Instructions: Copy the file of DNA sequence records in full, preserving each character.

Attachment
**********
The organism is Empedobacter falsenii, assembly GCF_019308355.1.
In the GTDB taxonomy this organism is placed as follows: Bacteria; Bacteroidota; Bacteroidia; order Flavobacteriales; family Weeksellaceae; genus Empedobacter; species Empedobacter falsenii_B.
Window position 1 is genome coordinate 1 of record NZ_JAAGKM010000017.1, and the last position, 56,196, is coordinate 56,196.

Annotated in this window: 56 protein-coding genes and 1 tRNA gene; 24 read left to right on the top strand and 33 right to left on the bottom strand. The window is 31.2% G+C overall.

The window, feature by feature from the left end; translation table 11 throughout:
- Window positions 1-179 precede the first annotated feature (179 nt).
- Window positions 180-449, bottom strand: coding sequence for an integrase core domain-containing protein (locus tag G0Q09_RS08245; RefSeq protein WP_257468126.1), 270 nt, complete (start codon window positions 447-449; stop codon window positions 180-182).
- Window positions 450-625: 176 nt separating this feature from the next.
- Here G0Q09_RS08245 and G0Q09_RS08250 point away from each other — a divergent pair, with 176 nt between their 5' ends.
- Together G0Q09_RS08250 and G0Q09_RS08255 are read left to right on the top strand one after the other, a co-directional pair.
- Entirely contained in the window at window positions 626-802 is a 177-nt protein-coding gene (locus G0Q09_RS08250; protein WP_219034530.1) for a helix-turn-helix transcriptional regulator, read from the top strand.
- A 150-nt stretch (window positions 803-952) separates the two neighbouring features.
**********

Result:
The organism is Empedobacter falsenii, assembly GCF_019308355.1.
In the GTDB taxonomy this organism is placed as follows: Bacteria; Bacteroidota; Bacteroidia; order Flavobacteriales; family Weeksellaceae; genus Empedobacter; species Empedobacter falsenii_B.
Window position 1 is genome coordinate 1 of record NZ_JAAGKM010000017.1, and the last position, 56,196, is coordinate 56,196.

Annotated in this window: 56 protein-coding genes and 1 tRNA gene; 24 read left to right on the top strand and 33 right to left on the bottom strand. The window is 31.2% G+C overall.

The window, feature by feature from the left end; translation table 11 throughout:
- Window positions 1-179 precede the first annotated feature (179 nt).
- Window positions 180-449, bottom strand: coding sequence for an integrase core domain-containing protein (locus tag G0Q09_RS08245; RefSeq protein WP_257468126.1), 270 nt, complete (start codon window positions 447-449; stop codon window positions 180-182).
- Window positions 450-625: 176 nt separating this feature from the next.
- Here G0Q09_RS08245 and G0Q09_RS08250 point away from each other — a divergent pair, with 176 nt between their 5' ends.
- Together G0Q09_RS08250 and G0Q09_RS08255 are read left to right on the top strand one after the other, a co-directional pair.
- Entirely contained in the window at window positions 626-802 is a 177-nt protein-coding gene (locus G0Q09_RS08250; protein WP_219034530.1) for a helix-turn-helix transcriptional regulator, read from the top strand.
- A 150-nt stretch (window positions 803-952) separates the two neighbouring features.